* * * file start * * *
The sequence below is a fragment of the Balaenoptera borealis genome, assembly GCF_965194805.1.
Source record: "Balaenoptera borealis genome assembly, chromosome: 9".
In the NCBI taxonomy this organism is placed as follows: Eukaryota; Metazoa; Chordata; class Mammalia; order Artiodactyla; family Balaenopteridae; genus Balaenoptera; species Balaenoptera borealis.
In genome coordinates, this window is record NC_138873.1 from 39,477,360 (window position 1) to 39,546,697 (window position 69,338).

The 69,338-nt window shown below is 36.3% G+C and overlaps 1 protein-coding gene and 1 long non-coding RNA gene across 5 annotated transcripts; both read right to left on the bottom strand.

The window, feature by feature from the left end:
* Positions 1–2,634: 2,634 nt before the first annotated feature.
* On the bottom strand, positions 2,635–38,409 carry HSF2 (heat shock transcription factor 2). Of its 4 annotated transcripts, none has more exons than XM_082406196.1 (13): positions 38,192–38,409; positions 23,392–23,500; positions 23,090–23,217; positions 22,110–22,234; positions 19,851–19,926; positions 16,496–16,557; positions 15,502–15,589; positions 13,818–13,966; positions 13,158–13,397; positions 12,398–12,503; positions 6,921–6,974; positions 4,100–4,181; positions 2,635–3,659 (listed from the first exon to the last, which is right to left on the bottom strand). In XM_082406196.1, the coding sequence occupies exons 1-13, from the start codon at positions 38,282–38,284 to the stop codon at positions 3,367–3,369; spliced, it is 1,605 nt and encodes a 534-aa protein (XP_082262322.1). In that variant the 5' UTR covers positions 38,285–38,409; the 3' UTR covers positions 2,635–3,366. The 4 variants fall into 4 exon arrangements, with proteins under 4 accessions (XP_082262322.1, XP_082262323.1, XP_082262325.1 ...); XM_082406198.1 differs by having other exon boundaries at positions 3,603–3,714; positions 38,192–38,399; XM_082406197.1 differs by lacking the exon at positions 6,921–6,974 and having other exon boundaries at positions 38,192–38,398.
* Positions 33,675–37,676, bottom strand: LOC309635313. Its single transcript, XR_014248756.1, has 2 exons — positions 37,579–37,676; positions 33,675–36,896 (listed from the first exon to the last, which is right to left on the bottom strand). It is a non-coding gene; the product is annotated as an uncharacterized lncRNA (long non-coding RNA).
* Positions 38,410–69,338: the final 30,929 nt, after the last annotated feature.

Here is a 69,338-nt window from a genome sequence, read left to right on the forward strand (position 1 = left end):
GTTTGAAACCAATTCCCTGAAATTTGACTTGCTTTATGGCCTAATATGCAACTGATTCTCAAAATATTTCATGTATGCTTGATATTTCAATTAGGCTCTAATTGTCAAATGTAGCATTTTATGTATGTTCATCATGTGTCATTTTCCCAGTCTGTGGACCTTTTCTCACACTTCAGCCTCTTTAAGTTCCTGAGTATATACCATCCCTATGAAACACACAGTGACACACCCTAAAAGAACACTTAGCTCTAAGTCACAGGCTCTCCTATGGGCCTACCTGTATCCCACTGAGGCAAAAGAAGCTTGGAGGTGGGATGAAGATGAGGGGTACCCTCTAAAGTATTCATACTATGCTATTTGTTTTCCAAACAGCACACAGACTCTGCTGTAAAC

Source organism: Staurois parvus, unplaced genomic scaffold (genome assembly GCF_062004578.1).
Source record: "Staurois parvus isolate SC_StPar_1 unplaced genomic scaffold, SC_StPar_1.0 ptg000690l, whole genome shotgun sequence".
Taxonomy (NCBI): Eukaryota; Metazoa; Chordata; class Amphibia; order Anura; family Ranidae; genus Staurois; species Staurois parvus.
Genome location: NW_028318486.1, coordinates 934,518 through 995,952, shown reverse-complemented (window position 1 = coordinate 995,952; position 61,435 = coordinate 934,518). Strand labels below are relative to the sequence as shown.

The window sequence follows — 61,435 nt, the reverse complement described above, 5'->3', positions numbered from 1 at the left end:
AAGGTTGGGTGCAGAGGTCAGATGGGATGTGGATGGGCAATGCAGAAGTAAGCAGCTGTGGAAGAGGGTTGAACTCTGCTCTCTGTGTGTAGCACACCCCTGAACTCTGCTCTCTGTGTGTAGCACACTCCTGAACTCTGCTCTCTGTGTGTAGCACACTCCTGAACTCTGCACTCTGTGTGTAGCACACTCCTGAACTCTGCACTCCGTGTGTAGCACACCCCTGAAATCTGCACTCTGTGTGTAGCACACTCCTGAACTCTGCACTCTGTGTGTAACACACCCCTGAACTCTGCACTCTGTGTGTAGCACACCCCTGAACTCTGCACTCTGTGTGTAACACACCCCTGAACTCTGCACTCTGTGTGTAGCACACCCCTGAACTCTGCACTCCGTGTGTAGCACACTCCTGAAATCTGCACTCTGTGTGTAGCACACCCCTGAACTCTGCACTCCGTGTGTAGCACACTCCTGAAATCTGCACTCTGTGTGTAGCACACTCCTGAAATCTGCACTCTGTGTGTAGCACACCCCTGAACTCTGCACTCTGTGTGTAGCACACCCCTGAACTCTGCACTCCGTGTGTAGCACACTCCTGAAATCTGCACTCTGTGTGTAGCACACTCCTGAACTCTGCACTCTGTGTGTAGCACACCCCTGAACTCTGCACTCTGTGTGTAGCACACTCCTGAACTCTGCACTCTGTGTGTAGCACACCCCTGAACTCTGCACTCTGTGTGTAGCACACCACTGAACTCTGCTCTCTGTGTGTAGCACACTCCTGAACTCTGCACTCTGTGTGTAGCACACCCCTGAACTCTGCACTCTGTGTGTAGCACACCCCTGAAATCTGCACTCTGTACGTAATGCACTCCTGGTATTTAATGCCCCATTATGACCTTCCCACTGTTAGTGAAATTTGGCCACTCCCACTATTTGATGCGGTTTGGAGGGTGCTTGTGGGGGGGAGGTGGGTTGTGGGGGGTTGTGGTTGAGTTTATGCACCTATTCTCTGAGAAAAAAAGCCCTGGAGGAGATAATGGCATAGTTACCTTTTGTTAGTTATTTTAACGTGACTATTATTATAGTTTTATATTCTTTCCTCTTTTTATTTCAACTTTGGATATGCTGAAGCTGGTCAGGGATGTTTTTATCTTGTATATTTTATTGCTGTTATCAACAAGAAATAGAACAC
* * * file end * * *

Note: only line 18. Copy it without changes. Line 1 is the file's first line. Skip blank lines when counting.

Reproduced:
AAGGTTGGGTGCAGAGGTCAGATGGGATGTGGATGGGCAATGCAGAAGTAAGCAGCTGTGGAAGAGGGTTGAACTCTGCTCTCTGTGTGTAGCACACCCCTGAACTCTGCTCTCTGTGTGTAGCACACTCCTGAACTCTGCTCTCTGTGTGTAGCACACTCCTGAACTCTGCACTCTGTGTGTAGCACACTCCTGAACTCTGCACTCCGTGTGTAGCACACCCCTGAAATCTGCACTCTGTGTGTAGCACACTCCTGAACTCTGCACTCTGTGTGTAACACACCCCTGAACTCTGCACTCTGTGTGTAGCACACCCCTGAACTCTGCACTCTGTGTGTAACACACCCCTGAACTCTGCACTCTGTGTGTAGCACACCCCTGAACTCTGCACTCCGTGTGTAGCACACTCCTGAAATCTGCACTCTGTGTGTAGCACACCCCTGAACTCTGCACTCCGTGTGTAGCACACTCCTGAAATCTGCACTCTGTGTGTAGCACACTCCTGAAATCTGCACTCTGTGTGTAGCACACCCCTGAACTCTGCACTCTGTGTGTAGCACACCCCTGAACTCTGCACTCCGTGTGTAGCACACTCCTGAAATCTGCACTCTGTGTGTAGCACACTCCTGAACTCTGCACTCTGTGTGTAGCACACCCCTGAACTCTGCACTCTGTGTGTAGCACACTCCTGAACTCTGCACTCTGTGTGTAGCACACCCCTGAACTCTGCACTCTGTGTGTAGCACACCACTGAACTCTGCTCTCTGTGTGTAGCACACTCCTGAACTCTGCACTCTGTGTGTAGCACACCCCTGAACTCTGCACTCTGTGTGTAGCACACCCCTGAAATCTGCACTCTGTACGTAATGCACTCCTGGTATTTAATGCCCCATTATGACCTTCCCACTGTTAGTGAAATTTGGCCACTCCCACTATTTGATGCGGTTTGGAGGGTGCTTGTGGGGGGGAGGTGGGTTGTGGGGGGTTGTGGTTGAGTTTATGCACCTATTCTCTGAGAAAAAAAGCCCTGGAGGAGATAATGGCATAGTTACCTTTTGTTAGTTATTTTAACGTGACTATTATTATAGTTTTATATTCTTTCCTCTTTTTATTTCAACTTTGGATATGCTGAAGCTGGTCAGGGATGTTTTTATCTTGTATATTTTATTGCTGTTATCAACAAGAAATAGAACAC